Morgan La Casse
Graduate students are fed up with the University administration. In early September, we realized that there was a substantial rise in health-related costs because of the switch from Health Partners to Blue Cross Blue Shield. The health insurance provided through the University, as per our employment package, has seen a dramatic increase in the co-pays for medications and doctor visits. In many instances, such as birth control and hormonal drugs, we have learned that the new insurance provider has no coverage at all, and many graduate students have yet to receive their health insurance card, which has affected our ability to access even the most basic of health services. Throughout September, concerned for our well-being, many of us spoke individually to representatives of the Office of Student Health Benefits and Blue Cross Blue Shield trying to figure out (to no avail) the reasons behind the changes in our insurance coverage. Many of us had assumed that there must have been some bureaucratic mistakes as the Office of Student Health Benefits (OSHB) emailed graduate students on March 12, 2019 stating that the switch to a new insurance provider would not lead to any changes in our health coverage plan. This was simply not the case. But because of an absence of a common platform for graduate students to band together and share their concerns, it took a few weeks for students to realize the extent of the issue.
In the wake of the negligence the U has shown towards graduate students’ health, we decided to petition the president to make changes urgently. Despite the lack of formal network among the graduate students of the University, in just two days the petition was signed by over 1,600 signatories, including 1,093 graduate students, 481 faculty and staff support, 43 undergraduate signatures and two alumni support. When a group of graduate students went to deliver the petition to President Gabel’s office on Oct. 10, we were told by the president’s senior assistant, Kate Stuckert, that the office was expecting us. Yet, President Gabel chose to ignore us by not being available to receive our petition. Despite their many claims, instances like this make us believe that for University administrators, the well-being of their students is not in their active interest. The University’s approach has been reactionary when it should have been proactive. For instance, consider this excerpt from the email sent a day before we submitted the petition: “OSHB was informed by some individuals that several birth control pills that Blue Cross charged copays for had been covered without copay under HP. We promptly reached out to Blue Cross to request that many more options be added to the formulary as covered at no charge to the participant. This has been agreed upon, but is still a work in progress.” To have overlooked such a crucial need while awarding the contract indicates the apathy and incompetence of those in charge of processes that are detrimental to students’ well-being.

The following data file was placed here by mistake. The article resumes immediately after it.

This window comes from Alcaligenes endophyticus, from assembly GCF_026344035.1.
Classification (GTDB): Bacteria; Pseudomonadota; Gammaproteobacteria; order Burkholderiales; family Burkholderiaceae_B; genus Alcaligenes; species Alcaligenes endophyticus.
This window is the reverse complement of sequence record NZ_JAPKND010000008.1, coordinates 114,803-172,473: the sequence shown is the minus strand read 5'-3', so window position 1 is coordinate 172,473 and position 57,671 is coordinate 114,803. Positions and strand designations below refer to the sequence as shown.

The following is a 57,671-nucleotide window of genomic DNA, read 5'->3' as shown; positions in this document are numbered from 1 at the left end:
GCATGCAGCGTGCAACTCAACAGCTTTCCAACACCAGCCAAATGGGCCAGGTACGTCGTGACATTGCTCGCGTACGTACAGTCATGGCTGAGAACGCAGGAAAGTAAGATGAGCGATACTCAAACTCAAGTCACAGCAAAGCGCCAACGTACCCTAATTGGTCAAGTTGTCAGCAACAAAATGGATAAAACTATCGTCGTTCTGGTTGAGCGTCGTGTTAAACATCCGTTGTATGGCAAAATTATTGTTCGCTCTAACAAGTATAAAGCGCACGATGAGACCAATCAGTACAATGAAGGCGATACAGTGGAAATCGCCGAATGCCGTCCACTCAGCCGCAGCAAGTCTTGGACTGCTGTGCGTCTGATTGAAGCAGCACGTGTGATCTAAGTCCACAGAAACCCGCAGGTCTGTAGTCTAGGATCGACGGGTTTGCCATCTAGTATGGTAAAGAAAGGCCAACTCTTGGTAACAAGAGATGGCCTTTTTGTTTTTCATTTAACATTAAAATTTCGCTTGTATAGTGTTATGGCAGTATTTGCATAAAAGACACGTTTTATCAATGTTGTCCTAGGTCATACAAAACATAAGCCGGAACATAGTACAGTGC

The general tone of the email from OSHB has placed the burden of responsibility on individuals, instead of their administrative failure. It should not be up to individual students to figure out various copays on long phone calls with insurance companies in a language that is extremely difficult to parse out. The insurance industry uses the language of deductible, copays and out-of-pocket costs, and in-network and out-network to confuse their clients. When the OSHB communicates with students using this language it can be very hard to follow, especially to the hundreds of international graduate students who have no prior exposure to the American health insurance procedures.
These ongoing healthcare issues have highlighted to us the need for more substantive and responsive graduate student involvement in the governance process. This means that representatives must be accountable and communicative with the graduate student body. In order to ensure that administrative failures are not a source of trouble for the student body, we demand from the University that a space be made for graduate students to form a collective bargaining organization to hold the University accountable and ensure transparency in future changes to healthcare, fees and working conditions. But a collective is more than the means to meet our necessities. It is, ultimately, a way to ensure the common good of our community.
Written by UMN Higher Education Worker Center and Grads United.
This letter to the editor has been lightly edited for style and clarity.